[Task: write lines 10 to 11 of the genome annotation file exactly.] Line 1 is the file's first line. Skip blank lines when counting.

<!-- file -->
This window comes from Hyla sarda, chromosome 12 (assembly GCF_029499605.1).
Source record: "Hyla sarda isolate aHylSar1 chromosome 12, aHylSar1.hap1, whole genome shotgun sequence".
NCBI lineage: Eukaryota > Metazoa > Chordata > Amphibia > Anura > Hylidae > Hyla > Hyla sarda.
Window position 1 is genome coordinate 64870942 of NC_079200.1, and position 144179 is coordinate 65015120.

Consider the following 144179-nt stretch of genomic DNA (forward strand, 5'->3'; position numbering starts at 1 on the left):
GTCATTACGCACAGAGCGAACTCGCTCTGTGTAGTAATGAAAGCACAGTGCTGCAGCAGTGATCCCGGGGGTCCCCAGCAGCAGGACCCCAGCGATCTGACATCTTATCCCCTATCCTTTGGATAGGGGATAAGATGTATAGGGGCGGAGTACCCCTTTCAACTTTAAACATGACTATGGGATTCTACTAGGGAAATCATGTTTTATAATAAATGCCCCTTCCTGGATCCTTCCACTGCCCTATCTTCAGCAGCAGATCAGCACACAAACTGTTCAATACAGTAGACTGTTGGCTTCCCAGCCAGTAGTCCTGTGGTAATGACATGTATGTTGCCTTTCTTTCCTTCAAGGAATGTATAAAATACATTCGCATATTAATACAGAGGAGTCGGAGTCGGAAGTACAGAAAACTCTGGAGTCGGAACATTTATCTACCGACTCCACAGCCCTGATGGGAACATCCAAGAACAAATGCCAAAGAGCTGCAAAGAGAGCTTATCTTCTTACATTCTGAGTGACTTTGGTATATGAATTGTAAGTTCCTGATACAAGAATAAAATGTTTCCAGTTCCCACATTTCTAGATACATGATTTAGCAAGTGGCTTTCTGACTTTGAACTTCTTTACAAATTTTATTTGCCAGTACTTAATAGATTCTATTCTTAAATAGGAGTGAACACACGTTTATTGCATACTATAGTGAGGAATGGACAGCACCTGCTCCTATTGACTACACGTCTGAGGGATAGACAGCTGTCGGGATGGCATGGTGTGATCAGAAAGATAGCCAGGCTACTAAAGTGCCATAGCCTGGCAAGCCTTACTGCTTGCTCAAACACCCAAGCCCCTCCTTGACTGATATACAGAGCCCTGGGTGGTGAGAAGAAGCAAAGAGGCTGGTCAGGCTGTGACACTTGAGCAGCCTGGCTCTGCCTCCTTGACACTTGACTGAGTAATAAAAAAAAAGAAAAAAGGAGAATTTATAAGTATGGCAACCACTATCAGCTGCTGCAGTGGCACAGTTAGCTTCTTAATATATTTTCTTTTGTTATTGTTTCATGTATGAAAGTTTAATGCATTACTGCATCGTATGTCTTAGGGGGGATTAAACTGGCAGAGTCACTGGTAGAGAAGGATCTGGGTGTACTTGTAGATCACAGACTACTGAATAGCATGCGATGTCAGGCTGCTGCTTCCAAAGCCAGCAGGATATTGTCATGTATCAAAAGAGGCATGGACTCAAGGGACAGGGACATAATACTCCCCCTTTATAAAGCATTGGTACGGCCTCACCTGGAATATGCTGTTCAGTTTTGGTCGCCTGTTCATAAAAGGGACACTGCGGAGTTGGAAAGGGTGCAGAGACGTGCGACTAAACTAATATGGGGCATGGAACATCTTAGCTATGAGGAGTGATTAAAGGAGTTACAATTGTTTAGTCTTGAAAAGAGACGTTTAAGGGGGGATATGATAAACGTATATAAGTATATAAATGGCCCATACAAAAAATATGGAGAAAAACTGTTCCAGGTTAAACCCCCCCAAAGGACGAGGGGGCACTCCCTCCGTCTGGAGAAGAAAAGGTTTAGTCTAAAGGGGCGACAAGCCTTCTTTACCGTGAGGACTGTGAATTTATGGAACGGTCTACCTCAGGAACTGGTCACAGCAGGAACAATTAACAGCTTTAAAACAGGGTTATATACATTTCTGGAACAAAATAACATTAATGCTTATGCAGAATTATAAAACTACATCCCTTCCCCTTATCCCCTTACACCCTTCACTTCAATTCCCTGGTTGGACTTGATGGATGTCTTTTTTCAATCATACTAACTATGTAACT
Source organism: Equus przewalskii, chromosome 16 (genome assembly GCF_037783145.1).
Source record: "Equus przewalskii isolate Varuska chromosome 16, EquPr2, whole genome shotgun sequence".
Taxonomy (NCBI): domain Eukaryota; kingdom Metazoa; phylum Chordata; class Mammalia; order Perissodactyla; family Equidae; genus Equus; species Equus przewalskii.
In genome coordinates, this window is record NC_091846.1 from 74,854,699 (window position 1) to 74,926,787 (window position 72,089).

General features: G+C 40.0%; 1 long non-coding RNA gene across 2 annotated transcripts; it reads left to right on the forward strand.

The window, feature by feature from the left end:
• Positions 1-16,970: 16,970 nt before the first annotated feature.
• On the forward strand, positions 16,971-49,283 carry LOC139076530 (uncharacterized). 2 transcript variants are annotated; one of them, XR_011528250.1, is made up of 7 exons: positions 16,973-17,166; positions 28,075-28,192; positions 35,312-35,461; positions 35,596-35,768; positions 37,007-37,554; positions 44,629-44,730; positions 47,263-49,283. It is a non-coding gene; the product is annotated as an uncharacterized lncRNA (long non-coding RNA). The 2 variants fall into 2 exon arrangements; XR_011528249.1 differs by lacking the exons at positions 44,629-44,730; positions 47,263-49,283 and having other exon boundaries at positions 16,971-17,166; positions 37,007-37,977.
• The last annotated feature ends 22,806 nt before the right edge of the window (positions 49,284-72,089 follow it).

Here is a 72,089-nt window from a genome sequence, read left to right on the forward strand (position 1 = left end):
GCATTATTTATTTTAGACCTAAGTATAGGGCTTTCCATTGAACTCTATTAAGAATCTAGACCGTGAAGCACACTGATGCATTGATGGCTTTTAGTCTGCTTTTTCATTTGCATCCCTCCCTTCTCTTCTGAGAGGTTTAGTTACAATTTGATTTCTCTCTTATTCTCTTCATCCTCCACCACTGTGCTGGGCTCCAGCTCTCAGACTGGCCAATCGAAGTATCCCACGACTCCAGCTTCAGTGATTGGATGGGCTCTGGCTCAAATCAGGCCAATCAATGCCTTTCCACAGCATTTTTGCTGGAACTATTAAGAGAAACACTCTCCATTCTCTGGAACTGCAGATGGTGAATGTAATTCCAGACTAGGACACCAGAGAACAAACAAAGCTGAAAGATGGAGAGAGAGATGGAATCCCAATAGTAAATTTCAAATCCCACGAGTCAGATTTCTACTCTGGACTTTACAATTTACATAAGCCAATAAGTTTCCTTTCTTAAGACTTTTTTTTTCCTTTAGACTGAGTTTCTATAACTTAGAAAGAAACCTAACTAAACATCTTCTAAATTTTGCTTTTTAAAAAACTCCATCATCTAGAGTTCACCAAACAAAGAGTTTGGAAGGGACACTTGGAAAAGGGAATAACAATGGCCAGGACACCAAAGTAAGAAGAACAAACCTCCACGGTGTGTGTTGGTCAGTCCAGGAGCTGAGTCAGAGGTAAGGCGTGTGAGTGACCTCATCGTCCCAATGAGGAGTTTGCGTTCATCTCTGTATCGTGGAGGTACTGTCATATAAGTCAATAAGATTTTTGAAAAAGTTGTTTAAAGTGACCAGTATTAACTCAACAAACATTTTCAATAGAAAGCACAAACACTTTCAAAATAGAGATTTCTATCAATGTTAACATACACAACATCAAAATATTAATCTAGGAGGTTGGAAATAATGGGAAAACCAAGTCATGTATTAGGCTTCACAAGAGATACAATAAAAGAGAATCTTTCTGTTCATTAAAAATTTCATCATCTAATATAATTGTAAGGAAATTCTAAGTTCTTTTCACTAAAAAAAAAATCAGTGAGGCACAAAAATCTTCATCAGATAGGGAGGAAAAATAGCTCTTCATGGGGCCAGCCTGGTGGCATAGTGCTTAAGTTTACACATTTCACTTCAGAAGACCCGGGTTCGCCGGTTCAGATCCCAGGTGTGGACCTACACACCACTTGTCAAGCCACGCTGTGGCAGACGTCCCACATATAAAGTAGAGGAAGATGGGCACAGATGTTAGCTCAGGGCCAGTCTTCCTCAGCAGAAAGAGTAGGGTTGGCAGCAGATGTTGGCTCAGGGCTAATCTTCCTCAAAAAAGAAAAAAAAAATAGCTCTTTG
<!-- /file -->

In genome coordinates, this window is record NC_091846.1 from 74,854,699 (window position 1) to 74,926,787 (window position 72,089).

General features: G+C 40.0%; 1 long non-coding RNA gene across 2 annotated transcripts; it reads left to right on the forward strand.